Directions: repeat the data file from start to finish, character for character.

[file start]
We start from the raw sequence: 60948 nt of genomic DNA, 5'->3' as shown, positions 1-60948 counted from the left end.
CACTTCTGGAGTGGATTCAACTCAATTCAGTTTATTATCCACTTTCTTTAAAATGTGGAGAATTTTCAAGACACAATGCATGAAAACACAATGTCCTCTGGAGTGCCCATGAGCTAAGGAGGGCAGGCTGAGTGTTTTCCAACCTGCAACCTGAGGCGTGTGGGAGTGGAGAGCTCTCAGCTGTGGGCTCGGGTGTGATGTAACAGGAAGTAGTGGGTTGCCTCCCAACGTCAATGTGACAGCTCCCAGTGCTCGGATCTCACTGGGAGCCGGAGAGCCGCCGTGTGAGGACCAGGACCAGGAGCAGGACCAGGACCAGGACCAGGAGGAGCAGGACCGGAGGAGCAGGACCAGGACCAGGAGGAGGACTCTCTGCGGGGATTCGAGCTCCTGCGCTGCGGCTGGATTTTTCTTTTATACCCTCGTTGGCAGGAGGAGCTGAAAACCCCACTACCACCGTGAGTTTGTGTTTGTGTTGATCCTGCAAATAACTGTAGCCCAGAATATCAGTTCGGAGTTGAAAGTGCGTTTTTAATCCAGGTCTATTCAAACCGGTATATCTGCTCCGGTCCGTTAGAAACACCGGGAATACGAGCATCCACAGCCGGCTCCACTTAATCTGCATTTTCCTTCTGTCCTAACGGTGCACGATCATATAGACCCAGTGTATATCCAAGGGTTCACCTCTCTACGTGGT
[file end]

We start from the raw sequence: 60948 nt of genomic DNA, 5'->3' as shown, positions 1-60948 counted from the left end.
CACTTCTGGAGTGGATTCAACTCAATTCAGTTTATTATCCACTTTCTTTAAAATGTGGAGAATTTTCAAGACACAATGCATGAAAACACAATGTCCTCTGGAGTGCCCATGAGCTAAGGAGGGCAGGCTGAGTGTTTTCCAACCTGCAACCTGAGGCGTGTGGGAGTGGAGAGCTCTCAGCTGTGGGCTCGGGTGTGATGTAACAGGAAGTAGTGGGTTGCCTCCCAACGTCAATGTGACAGCTCCCAGTGCTCGGATCTCACTGGGAGCCGGAGAGCCGCCGTGTGAGGACCAGGACCAGGAGCAGGACCAGGACCAGGACCAGGAGGAGCAGGACCGGAGGAGCAGGACCAGGACCAGGAGGAGGACTCTCTGCGGGGATTCGAGCTCCTGCGCTGCGGCTGGATTTTTCTTTTATACCCTCGTTGGCAGGAGGAGCTGAAAACCCCACTACCACCGTGAGTTTGTGTTTGTGTTGATCCTGCAAATAACTGTAGCCCAGAATATCAGTTCGGAGTTGAAAGTGCGTTTTTAATCCAGGTCTATTCAAACCGGTATATCTGCTCCGGTCCGTTAGAAACACCGGGAATACGAGCATCCACAGCCGGCTCCACTTAATCTGCATTTTCCTTCTGTCCTAACGGTGCACGATCATATAGACCCAGTGTATATCCAAGGGTTCACCTCTCTACGTGGT